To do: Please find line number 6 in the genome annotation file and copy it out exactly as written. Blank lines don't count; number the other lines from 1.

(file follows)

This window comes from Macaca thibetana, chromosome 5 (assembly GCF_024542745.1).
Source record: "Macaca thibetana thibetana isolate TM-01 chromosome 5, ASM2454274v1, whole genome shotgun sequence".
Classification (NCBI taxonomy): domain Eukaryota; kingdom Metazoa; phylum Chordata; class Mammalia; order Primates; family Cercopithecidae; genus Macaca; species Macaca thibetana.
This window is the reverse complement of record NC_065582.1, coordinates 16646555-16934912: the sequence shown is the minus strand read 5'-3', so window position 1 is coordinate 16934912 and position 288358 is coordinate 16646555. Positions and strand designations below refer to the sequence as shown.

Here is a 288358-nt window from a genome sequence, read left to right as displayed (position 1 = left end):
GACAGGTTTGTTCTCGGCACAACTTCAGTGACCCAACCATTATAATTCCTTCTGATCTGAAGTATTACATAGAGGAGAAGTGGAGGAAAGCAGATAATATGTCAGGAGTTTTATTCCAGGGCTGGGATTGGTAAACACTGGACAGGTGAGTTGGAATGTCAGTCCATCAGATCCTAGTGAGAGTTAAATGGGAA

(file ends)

GACAGGTTTGTTCTCGGCACAACTTCAGTGACCCAACCATTATAATTCCTTCTGATCTGAAGTATTACATAGAGGAGAAGTGGAGGAAAGCAGATAATATGTCAGGAGTTTTATTCCAGGGCTGGGATTGGTAAACACTGGACAGGTGAGTTGGAATGTCAGTCCATCAGATCCTAGTGAGAGTTAAATGGGAA